Frankenstein is infused with some elements of the Gothic novel and the Romantic movement and is also considered to be one of the earliest examples of science fiction. Includes introduction and commentary by Mary Shelley. Required reading for any fan of science fiction and horror genres.
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Cancel anytime. The modern audience hasn't had a chance to truly appreciate the unknowing dread that readers would have felt when reading Bram Stoker's original manuscript. Most modern productions employ campiness or sound effects to try to bring back that gothic tension, but we've tried something different. By returning to Stoker's original storytelling structure - a series of letters and journal entries voiced by Jonathan Harker, Dr. Van Helsing, and other characters - with an all-star cast of narrators, we've sought to recapture its originally intended horror and power. The Picture of Dorian Gray is the story of a man who sells his soul to the devil in exchange for eternal youth. As Basil Hallward, an aspiring artist, puts a few touches on a portrait of his handsome young friend Dorian Gray, Gray wishes that the portrait might grow old while he remains forever young.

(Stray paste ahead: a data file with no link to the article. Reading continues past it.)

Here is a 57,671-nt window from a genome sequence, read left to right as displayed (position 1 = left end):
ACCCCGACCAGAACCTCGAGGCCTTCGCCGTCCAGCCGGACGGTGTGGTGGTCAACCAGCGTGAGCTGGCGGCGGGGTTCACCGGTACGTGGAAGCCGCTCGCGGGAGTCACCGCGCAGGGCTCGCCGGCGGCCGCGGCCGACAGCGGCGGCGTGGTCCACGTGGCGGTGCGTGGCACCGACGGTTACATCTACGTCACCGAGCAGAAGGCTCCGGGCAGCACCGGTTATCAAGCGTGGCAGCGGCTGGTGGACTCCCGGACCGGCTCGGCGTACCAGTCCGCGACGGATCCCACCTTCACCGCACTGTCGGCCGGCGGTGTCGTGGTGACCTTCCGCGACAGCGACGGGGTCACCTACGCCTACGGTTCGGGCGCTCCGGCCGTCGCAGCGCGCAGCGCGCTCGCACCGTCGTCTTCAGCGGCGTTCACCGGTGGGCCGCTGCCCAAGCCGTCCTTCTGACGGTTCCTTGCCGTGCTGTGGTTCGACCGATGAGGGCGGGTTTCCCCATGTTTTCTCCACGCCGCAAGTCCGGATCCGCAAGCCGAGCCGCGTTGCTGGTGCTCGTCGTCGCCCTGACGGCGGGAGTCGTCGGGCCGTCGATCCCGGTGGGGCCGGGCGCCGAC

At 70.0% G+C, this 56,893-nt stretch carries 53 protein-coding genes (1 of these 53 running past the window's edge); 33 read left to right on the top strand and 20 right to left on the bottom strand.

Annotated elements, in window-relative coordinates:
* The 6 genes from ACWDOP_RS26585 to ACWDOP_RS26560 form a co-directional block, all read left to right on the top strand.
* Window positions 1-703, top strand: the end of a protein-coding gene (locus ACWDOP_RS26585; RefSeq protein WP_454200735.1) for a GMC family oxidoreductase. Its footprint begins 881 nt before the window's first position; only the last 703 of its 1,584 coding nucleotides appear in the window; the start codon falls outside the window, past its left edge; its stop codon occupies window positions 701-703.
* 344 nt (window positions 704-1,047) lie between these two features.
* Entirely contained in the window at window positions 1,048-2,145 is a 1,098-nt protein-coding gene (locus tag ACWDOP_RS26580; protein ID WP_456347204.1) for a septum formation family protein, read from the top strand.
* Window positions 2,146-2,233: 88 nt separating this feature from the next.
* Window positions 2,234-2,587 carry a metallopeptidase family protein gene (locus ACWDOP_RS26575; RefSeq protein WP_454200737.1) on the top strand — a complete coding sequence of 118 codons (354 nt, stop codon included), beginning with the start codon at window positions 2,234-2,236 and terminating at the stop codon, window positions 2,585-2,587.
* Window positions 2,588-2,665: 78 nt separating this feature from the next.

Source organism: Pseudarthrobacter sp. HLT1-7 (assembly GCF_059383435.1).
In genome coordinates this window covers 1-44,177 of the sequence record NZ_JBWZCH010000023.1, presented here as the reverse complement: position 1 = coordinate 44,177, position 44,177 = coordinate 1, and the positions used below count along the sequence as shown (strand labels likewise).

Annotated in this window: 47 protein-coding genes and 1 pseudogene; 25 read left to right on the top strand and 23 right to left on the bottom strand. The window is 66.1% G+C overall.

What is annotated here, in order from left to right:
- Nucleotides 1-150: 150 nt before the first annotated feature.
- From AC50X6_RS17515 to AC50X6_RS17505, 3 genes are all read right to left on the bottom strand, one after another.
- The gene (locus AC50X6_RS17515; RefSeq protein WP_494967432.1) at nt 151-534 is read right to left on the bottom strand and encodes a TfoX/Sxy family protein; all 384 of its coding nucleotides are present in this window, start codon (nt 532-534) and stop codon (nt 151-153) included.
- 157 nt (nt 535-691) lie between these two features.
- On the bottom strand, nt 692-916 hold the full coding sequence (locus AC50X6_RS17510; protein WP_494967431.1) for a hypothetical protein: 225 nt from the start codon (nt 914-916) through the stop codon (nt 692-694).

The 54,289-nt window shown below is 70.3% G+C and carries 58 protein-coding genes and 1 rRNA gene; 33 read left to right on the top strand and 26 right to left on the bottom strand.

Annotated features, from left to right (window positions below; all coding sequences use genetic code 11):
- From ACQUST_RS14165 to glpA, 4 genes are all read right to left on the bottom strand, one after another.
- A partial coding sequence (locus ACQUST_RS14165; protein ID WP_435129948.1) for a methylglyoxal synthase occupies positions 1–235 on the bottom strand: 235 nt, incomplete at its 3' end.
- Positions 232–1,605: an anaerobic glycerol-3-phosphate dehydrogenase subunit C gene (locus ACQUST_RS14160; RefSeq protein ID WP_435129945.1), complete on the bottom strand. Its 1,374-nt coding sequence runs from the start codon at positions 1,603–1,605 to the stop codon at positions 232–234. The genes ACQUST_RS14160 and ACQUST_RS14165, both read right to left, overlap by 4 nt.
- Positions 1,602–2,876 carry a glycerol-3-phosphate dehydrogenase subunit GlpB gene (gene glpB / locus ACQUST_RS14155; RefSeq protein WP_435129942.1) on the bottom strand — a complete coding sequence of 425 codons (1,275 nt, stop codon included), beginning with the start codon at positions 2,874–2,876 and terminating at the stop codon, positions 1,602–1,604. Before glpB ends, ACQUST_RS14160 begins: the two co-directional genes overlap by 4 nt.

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When scientist Victor Frankenstein forms a creature from the body parts of corpses, thus shattering the perceived limits of scientific understanding, the consequences are devastating. Download PDF booklet. The Murders in the Rue Morgue. For any listener familiar only with filmed treatments of this seminal tale of terror, this is a good way to experience the original. This classic tale of horror and obsession features an appropriately overwrought reading by three talented British actors. Dr Victor Frankenstein becomes enslaved to the idea of reanimating the dead, spending years in a manic frenzy of scientific study and creation. Roger May does a superb job as Capt. Robert Walton. The best performance, though, is by Jonathan Oliver as the Daemon. He makes listeners feel pity and compassion for this creature who longs only for love and intellectual stimulation; instead, he cannot help but be the personification of evil in his own mania for vengeance.
It was written by the brilliant Mary Wollstonecraft Shelley. The story concerns Victor Frankenstein, a scientist who joins a university in order to study chemistry and philosophy. Victor decides to create a grotesque monster that soon becomes his great foe. He has not the slightest idea that this powerful creature will destroy not only his life but also the lives of the people he love the most. The story shows that by playing God you can destroy your own life and the lives of your beloved ones. Some readers will find Victor to be an excellent scientist, who transgresses boundaries without fear and manages to create something that nobody had created ever before. Other readers will say that he was a complete lunatic, incapable of dealing with the problems that he himself had caused. Listen to the audiobook and make your own judgment about Victor. The story is read by several people, enabling us to easily differentiate the characters. It is always obvious who is speaking.